My stepson, who is 10, has terrible penmanship because his fine motor skills are not developed past those of a 4 year old. He has to have occupational therapy to strengthen and train his hands. I had a lot of grief from the school over his penmanship until I convinced them to test him for a learning disability and do the OT screening. (This request must be submitted in writing, and the school has a defined amount of time to respond.) As it turns out, he did indeed have a mild disability (two years in special ed fixed it, pretty much), and has some serious problems with his fine motor skills and information processing. A year in OT has really helped a lot. Ask the school if they are willing to screen him for that developmental problem. Or, pay someone to do it, if you can. Try speaking to his pediatrician. If you can talk him into it (10yo boys are resistant to this), do some activities to help his fine motor skills, like stringing beads (they hate that one), or cutting out small patterns with small scissors. Model building (cars or airplanes) can help, since they've got really small pieces. Good luck!



answers from Atlanta on

Hi. I have a BA and a MA in education with 11 years teaching experience. I'm not an expert but I have dealt with this type of situation before. Here is my advice to you:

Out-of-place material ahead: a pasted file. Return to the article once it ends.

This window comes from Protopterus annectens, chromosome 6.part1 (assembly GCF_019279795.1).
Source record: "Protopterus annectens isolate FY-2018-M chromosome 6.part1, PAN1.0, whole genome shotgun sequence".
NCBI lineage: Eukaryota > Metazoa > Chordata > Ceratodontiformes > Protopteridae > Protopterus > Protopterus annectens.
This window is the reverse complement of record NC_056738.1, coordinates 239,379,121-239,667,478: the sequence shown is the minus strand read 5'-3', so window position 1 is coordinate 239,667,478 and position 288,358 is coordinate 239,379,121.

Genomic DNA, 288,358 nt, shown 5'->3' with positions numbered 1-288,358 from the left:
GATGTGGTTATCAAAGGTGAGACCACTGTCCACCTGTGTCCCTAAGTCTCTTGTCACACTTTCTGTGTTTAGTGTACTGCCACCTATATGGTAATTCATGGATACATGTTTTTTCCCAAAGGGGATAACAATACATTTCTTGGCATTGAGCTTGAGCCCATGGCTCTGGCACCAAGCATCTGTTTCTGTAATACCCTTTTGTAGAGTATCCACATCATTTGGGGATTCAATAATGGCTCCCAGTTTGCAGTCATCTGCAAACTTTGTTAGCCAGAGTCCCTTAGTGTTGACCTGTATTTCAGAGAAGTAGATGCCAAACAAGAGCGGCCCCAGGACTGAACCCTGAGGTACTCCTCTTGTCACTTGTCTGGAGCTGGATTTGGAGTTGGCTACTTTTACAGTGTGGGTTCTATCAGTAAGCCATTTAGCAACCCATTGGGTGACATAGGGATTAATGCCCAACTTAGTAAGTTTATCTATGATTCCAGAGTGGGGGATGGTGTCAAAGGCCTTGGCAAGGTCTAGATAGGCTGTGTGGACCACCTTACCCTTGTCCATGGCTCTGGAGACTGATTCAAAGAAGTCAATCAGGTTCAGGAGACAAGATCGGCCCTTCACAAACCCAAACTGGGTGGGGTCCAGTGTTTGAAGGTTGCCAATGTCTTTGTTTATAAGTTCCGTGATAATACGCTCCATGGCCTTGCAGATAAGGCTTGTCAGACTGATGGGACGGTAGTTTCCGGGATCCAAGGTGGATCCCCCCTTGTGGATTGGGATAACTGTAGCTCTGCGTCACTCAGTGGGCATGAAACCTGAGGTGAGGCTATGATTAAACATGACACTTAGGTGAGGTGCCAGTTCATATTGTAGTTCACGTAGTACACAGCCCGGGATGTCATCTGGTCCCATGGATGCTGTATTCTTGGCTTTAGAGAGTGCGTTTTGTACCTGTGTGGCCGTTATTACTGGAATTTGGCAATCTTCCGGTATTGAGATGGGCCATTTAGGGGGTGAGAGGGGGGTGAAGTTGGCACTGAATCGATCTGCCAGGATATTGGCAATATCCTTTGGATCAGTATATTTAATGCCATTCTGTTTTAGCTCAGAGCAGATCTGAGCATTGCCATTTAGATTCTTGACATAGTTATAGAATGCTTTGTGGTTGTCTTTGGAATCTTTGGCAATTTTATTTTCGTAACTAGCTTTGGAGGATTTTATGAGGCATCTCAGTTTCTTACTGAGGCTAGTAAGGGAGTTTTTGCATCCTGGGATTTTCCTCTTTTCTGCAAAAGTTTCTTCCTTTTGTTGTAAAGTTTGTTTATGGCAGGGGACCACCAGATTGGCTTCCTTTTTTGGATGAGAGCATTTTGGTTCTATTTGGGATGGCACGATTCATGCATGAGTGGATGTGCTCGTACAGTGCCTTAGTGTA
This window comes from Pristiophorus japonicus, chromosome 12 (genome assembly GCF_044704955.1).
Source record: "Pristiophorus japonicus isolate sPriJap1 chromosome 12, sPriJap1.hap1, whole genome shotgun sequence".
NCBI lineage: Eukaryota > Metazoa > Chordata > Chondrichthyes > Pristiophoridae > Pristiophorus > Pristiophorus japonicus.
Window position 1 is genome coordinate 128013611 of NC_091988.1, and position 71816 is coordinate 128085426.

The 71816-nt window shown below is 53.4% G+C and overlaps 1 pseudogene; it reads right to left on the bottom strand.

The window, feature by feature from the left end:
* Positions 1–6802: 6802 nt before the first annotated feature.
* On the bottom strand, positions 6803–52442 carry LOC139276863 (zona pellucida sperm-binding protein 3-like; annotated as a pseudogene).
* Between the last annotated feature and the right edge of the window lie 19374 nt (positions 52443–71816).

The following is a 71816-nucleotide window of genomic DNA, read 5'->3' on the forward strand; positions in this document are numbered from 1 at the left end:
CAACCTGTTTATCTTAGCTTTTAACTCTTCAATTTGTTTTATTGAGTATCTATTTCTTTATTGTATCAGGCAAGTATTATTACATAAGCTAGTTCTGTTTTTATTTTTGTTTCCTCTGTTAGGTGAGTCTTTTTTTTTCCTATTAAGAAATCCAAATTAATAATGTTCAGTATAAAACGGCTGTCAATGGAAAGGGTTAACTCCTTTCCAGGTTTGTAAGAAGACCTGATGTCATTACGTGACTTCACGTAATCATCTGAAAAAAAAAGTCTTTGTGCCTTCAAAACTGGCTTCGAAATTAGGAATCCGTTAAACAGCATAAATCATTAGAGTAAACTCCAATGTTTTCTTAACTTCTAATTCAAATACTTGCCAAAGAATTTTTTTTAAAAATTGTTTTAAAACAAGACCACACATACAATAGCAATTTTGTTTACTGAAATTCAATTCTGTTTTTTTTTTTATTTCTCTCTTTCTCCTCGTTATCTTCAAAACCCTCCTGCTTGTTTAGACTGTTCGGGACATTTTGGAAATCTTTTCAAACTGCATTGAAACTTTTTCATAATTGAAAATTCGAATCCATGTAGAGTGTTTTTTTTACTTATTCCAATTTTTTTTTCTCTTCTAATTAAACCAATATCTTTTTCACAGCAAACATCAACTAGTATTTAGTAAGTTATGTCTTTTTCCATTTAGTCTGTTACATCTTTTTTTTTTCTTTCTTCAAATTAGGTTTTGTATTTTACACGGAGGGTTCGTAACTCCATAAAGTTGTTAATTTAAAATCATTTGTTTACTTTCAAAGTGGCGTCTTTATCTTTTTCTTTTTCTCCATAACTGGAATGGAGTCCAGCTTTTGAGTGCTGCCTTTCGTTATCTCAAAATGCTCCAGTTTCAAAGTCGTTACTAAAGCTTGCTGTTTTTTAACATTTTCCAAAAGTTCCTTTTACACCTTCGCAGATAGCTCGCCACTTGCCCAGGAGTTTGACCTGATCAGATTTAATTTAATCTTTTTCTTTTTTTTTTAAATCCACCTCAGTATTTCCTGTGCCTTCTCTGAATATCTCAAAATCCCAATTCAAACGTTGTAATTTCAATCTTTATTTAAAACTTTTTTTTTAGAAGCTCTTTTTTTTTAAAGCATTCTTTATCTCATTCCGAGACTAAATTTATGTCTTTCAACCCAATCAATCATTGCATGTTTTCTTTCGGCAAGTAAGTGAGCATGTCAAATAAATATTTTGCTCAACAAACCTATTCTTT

1) Keep in mind that there may be some underlining problem such as a learning disability or disgraphia.

2) While you are working on his penmanship you may want to also help him learn some coping mechanism. See if the teacher will let him do assignments on the computer. If it is a worksheet he could simply type his answers and staple it to the orginal. Also I would see if he could have a writing buddy at school especially for important assignments like test and such. He could simply dictate to another student. These are just a couple of ideas I have used in my classroom. You and his teacher could probably come up with many more. If the teacher is not amenable to this I would talk to the principal.

3) I think going back to the basics as you said with beginning writing books is a great idea. To add to this I would strongly suggest that you let someone other than a family oversee this. You could even use a highschooler in your neighborhood. This type of situation can really put a strain on relationships.

4) Keep in mind that while penmanship is important, it is not as much as it was when we were in school. Most middle and highschools expect assignments to be typed. He will most likely have a computer available to him for the rest of his life. And finally, how many of your doctors' handwriting could you read?

I hope this helps. Good luck.



answers from Tuscaloosa on

Hi M.,
Abeka makes a book that takes them from Manuscript to cursive. It is wonderful. I used it for 2 years with my daughter who is 9. Good luck hand writting is hard.
Hope this helps